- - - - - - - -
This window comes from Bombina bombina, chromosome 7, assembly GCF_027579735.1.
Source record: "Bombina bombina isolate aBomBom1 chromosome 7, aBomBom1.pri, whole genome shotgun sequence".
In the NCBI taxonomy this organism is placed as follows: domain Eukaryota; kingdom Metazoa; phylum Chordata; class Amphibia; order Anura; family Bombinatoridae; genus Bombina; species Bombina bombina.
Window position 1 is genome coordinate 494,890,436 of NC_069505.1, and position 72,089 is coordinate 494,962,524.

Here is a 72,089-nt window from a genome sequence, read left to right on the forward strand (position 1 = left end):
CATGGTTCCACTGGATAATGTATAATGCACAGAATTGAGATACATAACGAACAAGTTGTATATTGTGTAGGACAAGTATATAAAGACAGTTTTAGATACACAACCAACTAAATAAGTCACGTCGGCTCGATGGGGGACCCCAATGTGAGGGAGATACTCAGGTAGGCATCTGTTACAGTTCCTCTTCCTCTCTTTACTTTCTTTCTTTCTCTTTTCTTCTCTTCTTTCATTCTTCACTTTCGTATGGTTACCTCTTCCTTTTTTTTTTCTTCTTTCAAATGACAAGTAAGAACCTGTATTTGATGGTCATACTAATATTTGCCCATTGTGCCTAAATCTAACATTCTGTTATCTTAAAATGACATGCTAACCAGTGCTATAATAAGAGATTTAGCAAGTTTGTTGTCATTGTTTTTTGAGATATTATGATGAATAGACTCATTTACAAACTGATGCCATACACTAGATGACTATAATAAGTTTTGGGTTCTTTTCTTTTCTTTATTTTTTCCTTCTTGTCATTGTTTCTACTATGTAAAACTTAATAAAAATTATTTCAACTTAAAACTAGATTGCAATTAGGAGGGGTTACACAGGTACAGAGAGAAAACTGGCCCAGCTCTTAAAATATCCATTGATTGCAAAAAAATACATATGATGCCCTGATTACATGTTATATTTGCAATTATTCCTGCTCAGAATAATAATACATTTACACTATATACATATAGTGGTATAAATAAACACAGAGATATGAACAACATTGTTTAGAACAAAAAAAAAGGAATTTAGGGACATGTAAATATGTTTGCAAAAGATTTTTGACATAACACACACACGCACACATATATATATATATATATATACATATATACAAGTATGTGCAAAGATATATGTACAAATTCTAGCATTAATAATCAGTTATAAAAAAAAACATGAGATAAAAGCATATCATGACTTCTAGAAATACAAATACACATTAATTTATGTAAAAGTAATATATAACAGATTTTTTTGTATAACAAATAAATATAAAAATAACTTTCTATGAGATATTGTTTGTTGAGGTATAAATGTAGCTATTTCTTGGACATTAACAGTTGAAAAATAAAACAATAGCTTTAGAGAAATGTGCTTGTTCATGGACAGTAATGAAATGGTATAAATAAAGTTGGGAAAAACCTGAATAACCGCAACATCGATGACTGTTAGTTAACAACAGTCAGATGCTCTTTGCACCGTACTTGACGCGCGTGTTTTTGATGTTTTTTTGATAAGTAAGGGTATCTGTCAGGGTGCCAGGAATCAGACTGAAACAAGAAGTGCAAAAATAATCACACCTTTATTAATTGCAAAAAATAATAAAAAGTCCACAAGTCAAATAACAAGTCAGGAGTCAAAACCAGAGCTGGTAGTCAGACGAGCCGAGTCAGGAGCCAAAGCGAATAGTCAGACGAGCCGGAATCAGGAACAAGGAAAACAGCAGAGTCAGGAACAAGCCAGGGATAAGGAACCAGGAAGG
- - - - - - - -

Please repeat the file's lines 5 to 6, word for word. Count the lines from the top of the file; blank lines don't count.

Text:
Here is a 72,089-nt window from a genome sequence, read left to right on the forward strand (position 1 = left end):
CATGGTTCCACTGGATAATGTATAATGCACAGAATTGAGATACATAACGAACAAGTTGTATATTGTGTAGGACAAGTATATAAAGACAGTTTTAGATACACAACCAACTAAATAAGTCACGTCGGCTCGATGGGGGACCCCAATGTGAGGGAGATACTCAGGTAGGCATCTGTTACAGTTCCTCTTCCTCTCTTTACTTTCTTTCTTTCTCTTTTCTTCTCTTCTTTCATTCTTCACTTTCGTATGGTTACCTCTTCCTTTTTTTTTTCTTCTTTCAAATGACAAGTAAGAACCTGTATTTGATGGTCATACTAATATTTGCCCATTGTGCCTAAATCTAACATTCTGTTATCTTAAAATGACATGCTAACCAGTGCTATAATAAGAGATTTAGCAAGTTTGTTGTCATTGTTTTTTGAGATATTATGATGAATAGACTCATTTACAAACTGATGCCATACACTAGATGACTATAATAAGTTTTGGGTTCTTTTCTTTTCTTTATTTTTTCCTTCTTGTCATTGTTTCTACTATGTAAAACTTAATAAAAATTATTTCAACTTAAAACTAGATTGCAATTAGGAGGGGTTACACAGGTACAGAGAGAAAACTGGCCCAGCTCTTAAAATATCCATTGATTGCAAAAAAATACATATGATGCCCTGATTACATGTTATATTTGCAATTATTCCTGCTCAGAATAATAATACATTTACACTATATACATATAGTGGTATAAATAAACACAGAGATATGAACAACATTGTTTAGAACAAAAAAAAAGGAATTTAGGGACATGTAAATATGTTTGCAAAAGATTTTTGACATAACACACACACGCACACATATATATATATATATATATACATATATACAAGTATGTGCAAAGATATATGTACAAATTCTAGCATTAATAATCAGTTATAAAAAAAAACATGAGATAAAAGCATATCATGACTTCTAGAAATACAAATACACATTAATTTATGTAAAAGTAATATATAACAGATTTTTTTGTATAACAAATAAATATAAAAATAACTTTCTATGAGATATTGTTTGTTGAGGTATAAATGTAGCTATTTCTTGGACATTAACAGTTGAAAAATAAAACAATAGCTTTAGAGAAATGTGCTTGTTCATGGACAGTAATGAAATGGTATAAATAAAGTTGGGAAAAACCTGAATAACCGCAACATCGATGACTGTTAGTTAACAACAGTCAGATGCTCTTTGCACCGTACTTGACGCGCGTGTTTTTGATGTTTTTTTGATAAGTAAGGGTATCTGTCAGGGTGCCAGGAATCAGACTGAAACAAGAAGTGCAAAAATAATCACACCTTTATTAATTGCAAAAAATAATAAAAAGTCCACAAGTCAAATAACAAGTCAGGAGTCAAAACCAGAGCTGGTAGTCAGACGAGCCGAGTCAGGAGCCAAAGCGAATAGTCAGACGAGCCGGAATCAGGAACAAGGAAAACAGCAGAGTCAGGAACAAGCCAGGGATAAGGAACCAGGAAGG